Ilya Zakharevich on Tue, 8 Apr 2003 16:02:54 -0700

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Non-commutative multiplication

It should not be hard to update gmul() to support non-commuting
variables in the simplest cases, when PBW theorem holds, and the
"currently supported" monomials still form a basis.  Recall that PARI
uses an "almost sparse" representation; for the purpose of this
discussion one can think of this representation as of a linear
combination of monomials. In turn, a monomial is just a collection of
degrees of the variables; [so x*y*z associates 1 to x, y, and z, and 0
to the rest of variables].

In what follows, assume that the form of the PARI output
(lower-ordinal variables on the right) is what the monomial means in
the non-commutative case.  Also assume that the variables "were
introduced" in the opposite lexicographical order, so PARI outputs
a*b*c as abc.

Two cases of PBW immediately come to mind, when n*m is const*m*n +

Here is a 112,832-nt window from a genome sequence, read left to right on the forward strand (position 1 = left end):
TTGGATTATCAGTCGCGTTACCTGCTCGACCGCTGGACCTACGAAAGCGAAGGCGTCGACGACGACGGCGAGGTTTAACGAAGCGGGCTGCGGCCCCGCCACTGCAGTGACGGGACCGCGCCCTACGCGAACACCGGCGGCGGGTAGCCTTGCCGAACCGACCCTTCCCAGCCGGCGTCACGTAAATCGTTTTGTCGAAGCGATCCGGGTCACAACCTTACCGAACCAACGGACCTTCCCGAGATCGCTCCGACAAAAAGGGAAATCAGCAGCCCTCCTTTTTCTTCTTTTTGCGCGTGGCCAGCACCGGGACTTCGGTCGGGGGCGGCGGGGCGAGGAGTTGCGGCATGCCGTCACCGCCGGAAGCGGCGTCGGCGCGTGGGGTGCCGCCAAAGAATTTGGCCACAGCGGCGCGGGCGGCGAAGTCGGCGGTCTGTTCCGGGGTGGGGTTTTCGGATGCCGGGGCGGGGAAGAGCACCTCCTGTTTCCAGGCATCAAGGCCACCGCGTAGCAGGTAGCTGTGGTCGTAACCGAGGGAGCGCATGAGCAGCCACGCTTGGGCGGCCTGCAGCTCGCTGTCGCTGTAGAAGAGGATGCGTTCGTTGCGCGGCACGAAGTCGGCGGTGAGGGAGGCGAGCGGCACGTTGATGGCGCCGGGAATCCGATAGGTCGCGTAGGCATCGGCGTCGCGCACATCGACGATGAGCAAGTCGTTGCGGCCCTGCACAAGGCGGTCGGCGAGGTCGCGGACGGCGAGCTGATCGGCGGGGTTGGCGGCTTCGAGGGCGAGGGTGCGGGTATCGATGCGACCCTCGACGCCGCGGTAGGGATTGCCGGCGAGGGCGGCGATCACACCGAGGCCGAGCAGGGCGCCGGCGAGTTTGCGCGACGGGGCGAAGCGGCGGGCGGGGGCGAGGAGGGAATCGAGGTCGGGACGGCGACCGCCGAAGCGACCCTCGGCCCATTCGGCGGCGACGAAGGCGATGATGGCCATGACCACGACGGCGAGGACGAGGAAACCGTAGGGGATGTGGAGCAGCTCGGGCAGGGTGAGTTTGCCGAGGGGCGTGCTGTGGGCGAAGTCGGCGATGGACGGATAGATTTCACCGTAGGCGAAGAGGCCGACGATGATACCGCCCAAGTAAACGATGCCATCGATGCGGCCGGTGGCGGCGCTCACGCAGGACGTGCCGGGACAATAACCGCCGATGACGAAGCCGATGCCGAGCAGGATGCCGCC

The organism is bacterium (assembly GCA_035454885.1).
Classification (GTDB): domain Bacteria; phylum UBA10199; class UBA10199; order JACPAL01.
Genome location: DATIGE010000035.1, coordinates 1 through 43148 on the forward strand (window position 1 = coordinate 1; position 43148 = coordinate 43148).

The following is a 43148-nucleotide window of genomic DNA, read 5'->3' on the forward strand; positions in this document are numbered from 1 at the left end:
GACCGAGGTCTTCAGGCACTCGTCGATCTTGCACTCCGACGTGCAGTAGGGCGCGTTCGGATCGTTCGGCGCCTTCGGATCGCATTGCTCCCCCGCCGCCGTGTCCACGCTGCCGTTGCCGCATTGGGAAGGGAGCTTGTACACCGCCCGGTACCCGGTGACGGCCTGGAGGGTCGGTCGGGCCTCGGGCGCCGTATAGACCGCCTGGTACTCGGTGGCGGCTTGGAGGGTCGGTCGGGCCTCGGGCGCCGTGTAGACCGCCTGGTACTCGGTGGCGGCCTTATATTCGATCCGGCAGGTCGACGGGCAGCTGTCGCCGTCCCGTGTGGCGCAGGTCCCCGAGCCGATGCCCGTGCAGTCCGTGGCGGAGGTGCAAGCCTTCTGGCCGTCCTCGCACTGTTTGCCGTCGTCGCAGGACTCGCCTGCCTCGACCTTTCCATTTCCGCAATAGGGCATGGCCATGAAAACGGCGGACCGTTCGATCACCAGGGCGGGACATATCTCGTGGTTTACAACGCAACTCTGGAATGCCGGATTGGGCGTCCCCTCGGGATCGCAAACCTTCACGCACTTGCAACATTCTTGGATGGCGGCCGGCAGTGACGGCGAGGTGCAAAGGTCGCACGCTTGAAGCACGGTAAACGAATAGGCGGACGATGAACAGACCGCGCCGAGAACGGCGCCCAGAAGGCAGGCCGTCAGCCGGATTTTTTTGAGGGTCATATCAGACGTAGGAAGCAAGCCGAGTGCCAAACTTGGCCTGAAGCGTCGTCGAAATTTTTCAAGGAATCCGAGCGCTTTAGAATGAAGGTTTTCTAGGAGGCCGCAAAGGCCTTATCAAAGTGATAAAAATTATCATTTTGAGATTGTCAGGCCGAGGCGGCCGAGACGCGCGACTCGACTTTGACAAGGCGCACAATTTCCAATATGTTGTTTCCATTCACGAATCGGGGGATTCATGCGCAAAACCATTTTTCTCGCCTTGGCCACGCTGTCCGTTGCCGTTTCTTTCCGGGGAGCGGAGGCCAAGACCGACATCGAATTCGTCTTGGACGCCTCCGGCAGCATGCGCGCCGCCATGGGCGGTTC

"lower degrees terms".  E.g., the rest may be linear, or have
variables "before" n and m.

As I said, one can easily implement this in PARI.  The only "problem"
is that gmul() is recursive, and often calls itself after swapping the
arguments (apparently, swapping is done to simplify the logic).  There
may be two ways to correct the situation:

 a) disable swapping in gmul() [moderate, but still significant amount
    of work];

 b) add an extra argument [long is_swapped] to gmul() (and related
    functions), and make gmul() into a macro which makes is_swapped=0.

The solution "a" may slow down things due to the code bloat hurting
the code cache; the solution "b" will slow down things since most of
the time the argument is going to be ignored.

My impressions is that the cost of "b" should be negligible
nevertheless.  Any thoughts?